WASHINGTON -- Defense Secretary William J. Perry said yesterday that any perception that the Pentagon had intentionally withheld evidence from the public about possible causes of illnesses among veterans of the Persian Gulf war was "dead wrong."
He said the Pentagon had learned only recently of an incident in March 1991, shortly after the war, in which as many as 20,000 U.S. troops might have been exposed to chemical weapons as a result of the demolition of an Iraqi ammunition depot.
"The perception among some that the Defense Department is deliberately holding back information or that the Defense Department does not care about the suffering of the veterans of that war -- those perceptions are dead wrong," Perry said at a year-end news conference at the Pentagon.
He said those perceptions were shared by "some in the media and a lot of the public."
Perry, who is about to step down as defense secretary, said the controversy was one of the major disappointments of his three-year tenure at the Pentagon.
"It's been an enormous frustration to me that we've not been able to deal with those perceptions, overcome those perceptions, along with the frustration that we have not been able to identify the illness. Therefore, we have not been able to provide a fully adequate treatment. But we are providing the best treatment we know how to provide."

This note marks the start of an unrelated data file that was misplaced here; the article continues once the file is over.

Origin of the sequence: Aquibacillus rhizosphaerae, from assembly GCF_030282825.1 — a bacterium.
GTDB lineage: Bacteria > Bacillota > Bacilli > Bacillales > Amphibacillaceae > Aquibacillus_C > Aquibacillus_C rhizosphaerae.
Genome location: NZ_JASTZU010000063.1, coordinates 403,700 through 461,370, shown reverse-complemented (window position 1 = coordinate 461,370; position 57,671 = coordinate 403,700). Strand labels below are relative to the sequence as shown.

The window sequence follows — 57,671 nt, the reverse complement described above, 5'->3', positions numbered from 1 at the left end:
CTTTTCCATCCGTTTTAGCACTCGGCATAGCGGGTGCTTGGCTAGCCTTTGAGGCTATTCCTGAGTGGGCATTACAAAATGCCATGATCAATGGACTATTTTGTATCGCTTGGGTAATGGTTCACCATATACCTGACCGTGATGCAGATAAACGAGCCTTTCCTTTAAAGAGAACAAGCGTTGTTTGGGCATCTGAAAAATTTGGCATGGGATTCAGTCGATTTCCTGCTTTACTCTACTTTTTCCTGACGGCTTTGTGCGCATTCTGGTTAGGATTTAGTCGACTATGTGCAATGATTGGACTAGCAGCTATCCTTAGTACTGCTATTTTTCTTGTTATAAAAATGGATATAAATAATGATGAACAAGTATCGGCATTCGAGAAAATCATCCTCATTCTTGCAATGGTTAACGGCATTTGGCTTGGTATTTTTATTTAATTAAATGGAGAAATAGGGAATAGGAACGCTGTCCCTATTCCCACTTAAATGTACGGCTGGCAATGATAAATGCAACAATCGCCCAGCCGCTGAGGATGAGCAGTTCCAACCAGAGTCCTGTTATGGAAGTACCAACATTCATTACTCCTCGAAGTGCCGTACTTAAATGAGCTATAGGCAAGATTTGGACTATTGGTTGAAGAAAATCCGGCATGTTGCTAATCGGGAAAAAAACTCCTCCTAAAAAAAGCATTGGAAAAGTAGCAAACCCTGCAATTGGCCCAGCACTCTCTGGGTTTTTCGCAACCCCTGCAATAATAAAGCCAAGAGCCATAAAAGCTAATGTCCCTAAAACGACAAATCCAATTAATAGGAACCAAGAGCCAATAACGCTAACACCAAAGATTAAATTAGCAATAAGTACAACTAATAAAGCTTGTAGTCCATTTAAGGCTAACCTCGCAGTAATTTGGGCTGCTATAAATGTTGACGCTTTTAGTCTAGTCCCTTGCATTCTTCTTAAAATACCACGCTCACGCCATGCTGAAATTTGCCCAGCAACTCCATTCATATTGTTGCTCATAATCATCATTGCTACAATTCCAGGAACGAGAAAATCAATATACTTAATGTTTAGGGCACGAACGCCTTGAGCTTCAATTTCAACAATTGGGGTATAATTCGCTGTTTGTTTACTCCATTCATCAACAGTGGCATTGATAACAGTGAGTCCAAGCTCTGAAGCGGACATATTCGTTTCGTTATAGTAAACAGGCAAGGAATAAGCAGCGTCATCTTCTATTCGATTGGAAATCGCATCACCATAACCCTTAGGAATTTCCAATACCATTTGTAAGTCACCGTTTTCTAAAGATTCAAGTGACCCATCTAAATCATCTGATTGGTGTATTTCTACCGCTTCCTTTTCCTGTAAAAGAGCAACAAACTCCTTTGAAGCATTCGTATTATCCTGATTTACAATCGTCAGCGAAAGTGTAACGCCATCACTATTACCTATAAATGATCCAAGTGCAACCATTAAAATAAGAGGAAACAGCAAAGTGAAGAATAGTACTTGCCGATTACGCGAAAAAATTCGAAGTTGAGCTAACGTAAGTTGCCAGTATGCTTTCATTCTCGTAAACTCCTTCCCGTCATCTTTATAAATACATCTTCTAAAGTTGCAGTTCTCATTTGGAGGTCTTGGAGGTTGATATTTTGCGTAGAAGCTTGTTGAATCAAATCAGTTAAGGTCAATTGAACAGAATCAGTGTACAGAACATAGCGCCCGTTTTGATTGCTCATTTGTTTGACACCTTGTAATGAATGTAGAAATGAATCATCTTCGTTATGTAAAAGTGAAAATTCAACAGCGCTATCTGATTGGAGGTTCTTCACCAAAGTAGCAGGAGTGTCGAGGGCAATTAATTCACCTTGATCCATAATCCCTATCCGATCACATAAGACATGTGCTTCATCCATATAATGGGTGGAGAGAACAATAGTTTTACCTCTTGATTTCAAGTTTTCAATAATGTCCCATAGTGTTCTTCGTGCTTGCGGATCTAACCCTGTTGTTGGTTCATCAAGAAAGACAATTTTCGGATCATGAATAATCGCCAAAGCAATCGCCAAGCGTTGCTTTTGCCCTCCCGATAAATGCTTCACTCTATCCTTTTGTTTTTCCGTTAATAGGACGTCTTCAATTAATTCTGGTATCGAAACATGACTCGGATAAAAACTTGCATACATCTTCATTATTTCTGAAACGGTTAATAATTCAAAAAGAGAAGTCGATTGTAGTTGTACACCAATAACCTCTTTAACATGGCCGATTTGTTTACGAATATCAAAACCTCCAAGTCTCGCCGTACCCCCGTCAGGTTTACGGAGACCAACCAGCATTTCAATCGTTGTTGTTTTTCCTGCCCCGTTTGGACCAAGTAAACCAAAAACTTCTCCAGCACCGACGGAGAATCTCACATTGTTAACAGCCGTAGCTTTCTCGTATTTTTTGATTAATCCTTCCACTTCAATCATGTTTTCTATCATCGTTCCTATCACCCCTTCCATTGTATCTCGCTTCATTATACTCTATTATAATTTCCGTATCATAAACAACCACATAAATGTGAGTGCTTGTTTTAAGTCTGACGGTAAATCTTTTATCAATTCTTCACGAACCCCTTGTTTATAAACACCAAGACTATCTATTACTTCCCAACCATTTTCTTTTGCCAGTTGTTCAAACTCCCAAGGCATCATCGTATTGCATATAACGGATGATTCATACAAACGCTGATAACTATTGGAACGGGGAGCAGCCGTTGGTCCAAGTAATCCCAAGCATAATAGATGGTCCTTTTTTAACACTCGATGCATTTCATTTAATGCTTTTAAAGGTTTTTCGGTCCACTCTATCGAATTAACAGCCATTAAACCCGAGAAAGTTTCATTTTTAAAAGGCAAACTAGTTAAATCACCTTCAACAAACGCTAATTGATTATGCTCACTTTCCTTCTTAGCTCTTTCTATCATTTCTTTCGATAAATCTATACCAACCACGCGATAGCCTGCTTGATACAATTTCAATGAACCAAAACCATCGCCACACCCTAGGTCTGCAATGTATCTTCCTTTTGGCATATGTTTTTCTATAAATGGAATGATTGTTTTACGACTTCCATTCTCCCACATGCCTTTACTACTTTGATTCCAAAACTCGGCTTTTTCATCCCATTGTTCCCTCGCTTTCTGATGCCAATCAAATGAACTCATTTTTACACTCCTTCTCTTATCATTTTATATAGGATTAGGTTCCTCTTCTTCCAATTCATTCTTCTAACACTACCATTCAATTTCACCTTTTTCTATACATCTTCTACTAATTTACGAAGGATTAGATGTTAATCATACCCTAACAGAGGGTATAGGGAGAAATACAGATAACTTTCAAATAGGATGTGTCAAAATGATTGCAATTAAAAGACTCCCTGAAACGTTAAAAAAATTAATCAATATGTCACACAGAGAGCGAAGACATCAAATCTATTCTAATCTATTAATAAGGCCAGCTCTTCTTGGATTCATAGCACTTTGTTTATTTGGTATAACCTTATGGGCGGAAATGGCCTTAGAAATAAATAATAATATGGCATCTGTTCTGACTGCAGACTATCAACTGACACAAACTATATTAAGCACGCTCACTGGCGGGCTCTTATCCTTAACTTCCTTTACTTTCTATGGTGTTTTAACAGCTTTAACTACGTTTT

He denied that information had been intentionally withheld from scientists who conducted a 1994 Pentagon investigation that discounted links between chemical weapons and illnesses reported by thousands of gulf war veterans.
The chairman of that panel, Joshua Lederberg, a geneticist and Nobel laureate, said this month that the panel's conclusions probably would have to be revised as a result of new evidence suggesting that soldiers had been exposed to chemical weapons.
Pub Date: 12/20/96